The Weekly Round-Up #589 With S.W.O.R.D. #4, E-Ratic #4, Orphan & The Five Beasts #1, Star Wars: Bounty Hunters #10 & More Plus The Week In Music!

Best Comic of the Week:

SWORD #4 – It’s unfortunate that most of this series has so far been swallowed up by the King in Black event, but Al Ewing has made such good use of that event to help propel this series forward.  I love his takes on Manifold, Fury, Mentallo, and even Cable.  Abigail Brand’s machinations put her in conflict with Hope and The Five, and Magneto is considering trusting Fabian Cortez again.  I’m very happy with this series, which relies on a lot of deep cut X-Men knowledge, but also is so full of good character work that a new reader can probably pick up the broad strokes easily.  I kind of wish Ewing were writing the main X-Men title at this point…

Quick Takes:

Abbott 1973 #3 – Elena’s struggle against the Umbra continues to grow, and now her girlfriend’s been taken.  She recruits her brother, a veteran, and plans to go to war, while also becoming steadily more powerful.  Saladin Ahmed really gives this book a strong sense of place and time, matched by Sami Kevelä’s terrific artwork.  This is a very good read.

E-Ratic #4 – Kaare Andrews has a lot going on in this book, but it all works together pretty nicely.  I don’t believe that this series is going to be ending with the next issue though; I hope that this becomes a series of miniseries, as I’ve grown to like most of the characters, and want to see more of Ollie’s adventures.  There’s a real early Spider-Man vibe to this series that should be explored.

Iron Man #7 – Christopher Cantwell is taking this series into stranger and stranger territory, as Tony and his crew pursue Korvac in space, and he and Patsy confront Korvac on the mental plane.  There are some big ideas in this series, but I still can’t connect with anyone (except perhaps Patsy).  

Justice League #59 – After thoroughly enjoying Brian Michael Bendis’s Legion of Super-Heroes, I decided I’d give his Justice League a shot, despite having multiple reservations.  This was a typically Bendisian issue, with a lengthy fight sequence featuring a new and unknown character, with a bit of banter mixed in.  There are two things I really liked about this issue – David Marquez’s art has never looked better, and Black Adam is always a very cool character.  I just am not sure there was enough here to keep me interested.  I’d give this another issue, but with the $5 price tag, and the thoroughly uninteresting Justice League Dark backup story, the odds are stacked against me returning. Maybe I’ll tradewait Bendis’s stuff.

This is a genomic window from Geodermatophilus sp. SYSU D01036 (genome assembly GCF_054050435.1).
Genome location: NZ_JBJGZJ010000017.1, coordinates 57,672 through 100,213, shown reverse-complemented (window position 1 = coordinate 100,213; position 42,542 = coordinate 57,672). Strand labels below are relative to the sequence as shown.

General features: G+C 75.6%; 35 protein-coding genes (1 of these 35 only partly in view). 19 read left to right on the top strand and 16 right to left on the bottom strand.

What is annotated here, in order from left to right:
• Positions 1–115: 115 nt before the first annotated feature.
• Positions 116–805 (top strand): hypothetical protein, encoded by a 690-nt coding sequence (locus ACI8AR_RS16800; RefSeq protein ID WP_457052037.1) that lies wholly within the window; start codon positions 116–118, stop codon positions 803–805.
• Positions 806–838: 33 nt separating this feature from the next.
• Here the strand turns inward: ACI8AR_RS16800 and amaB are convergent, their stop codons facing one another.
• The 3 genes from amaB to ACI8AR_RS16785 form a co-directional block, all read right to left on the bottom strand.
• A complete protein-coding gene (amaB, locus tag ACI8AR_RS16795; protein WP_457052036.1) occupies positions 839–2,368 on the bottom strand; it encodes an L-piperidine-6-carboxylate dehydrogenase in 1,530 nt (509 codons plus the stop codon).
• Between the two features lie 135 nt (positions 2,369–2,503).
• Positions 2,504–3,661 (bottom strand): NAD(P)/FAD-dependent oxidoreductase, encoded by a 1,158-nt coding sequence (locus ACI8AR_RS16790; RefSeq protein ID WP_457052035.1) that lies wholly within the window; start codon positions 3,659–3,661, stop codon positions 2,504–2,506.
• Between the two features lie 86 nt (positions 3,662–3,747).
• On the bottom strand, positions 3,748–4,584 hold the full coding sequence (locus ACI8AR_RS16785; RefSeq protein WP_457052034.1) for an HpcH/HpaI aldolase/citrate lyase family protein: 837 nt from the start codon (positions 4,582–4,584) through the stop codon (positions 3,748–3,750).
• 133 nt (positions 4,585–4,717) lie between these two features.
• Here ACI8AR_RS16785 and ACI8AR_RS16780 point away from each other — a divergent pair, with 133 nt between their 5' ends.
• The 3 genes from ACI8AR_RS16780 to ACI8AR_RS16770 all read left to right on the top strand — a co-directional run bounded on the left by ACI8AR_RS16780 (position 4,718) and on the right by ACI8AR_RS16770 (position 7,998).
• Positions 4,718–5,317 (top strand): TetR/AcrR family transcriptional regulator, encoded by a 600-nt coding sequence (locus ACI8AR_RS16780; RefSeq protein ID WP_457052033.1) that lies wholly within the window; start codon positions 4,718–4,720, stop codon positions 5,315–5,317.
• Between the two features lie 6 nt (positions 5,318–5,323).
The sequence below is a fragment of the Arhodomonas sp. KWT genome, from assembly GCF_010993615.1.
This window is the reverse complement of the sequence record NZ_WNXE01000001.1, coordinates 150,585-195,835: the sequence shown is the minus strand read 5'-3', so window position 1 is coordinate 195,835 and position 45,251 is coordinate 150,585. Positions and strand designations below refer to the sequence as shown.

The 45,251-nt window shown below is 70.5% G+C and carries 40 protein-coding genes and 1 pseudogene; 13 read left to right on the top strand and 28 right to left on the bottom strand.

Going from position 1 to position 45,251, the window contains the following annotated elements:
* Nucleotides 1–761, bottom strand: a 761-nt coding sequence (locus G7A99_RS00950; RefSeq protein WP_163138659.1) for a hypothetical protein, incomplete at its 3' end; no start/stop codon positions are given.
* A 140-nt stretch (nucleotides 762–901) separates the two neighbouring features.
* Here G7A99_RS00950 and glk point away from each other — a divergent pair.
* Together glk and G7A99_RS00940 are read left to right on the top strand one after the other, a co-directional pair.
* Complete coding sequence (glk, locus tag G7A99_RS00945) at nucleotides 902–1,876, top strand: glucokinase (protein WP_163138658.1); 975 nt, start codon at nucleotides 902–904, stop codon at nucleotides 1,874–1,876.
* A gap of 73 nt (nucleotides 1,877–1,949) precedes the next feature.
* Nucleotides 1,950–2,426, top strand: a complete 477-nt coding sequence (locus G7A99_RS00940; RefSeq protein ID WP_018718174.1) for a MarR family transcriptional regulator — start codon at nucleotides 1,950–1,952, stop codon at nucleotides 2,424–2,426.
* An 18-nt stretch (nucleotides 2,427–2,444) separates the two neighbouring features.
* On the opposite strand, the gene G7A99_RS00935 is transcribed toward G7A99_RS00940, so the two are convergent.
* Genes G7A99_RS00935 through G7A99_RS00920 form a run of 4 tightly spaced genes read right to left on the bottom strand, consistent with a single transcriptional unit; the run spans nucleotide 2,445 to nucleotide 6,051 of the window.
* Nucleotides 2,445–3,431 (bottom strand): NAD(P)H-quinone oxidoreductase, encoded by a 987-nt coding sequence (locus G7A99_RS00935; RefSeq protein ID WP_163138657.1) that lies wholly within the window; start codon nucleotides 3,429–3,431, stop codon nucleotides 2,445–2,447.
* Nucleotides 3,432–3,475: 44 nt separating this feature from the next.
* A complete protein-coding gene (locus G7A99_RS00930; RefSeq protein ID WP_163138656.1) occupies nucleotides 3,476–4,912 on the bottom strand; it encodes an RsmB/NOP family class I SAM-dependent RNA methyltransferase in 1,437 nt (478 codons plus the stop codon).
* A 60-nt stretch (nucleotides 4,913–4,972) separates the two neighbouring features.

Orphan and the Five Beasts #1 – I was very excited to see that James Stokoe has returned with a new series, but I was also a little surprised to see just how much it reads like an adaptation of a Shaw Brothers kung-fu movie that I watched recently but can’t remember the title of (Five Deadly Venoms, thank you Google).  An orphan is tasked by his master to hunt down the five ‘beasts’ that he trained and is now feeling betrayed by.  Stokoe doing a kung-fu comic is always going to be cool, and this thing is gorgeous, but at the same time, it didn’t grab me with the same level of originality I’d come to expect from him in books like Orc Stain.  Still, I’m happy to see him putting out something new, and I’m sure this is going to grow on me.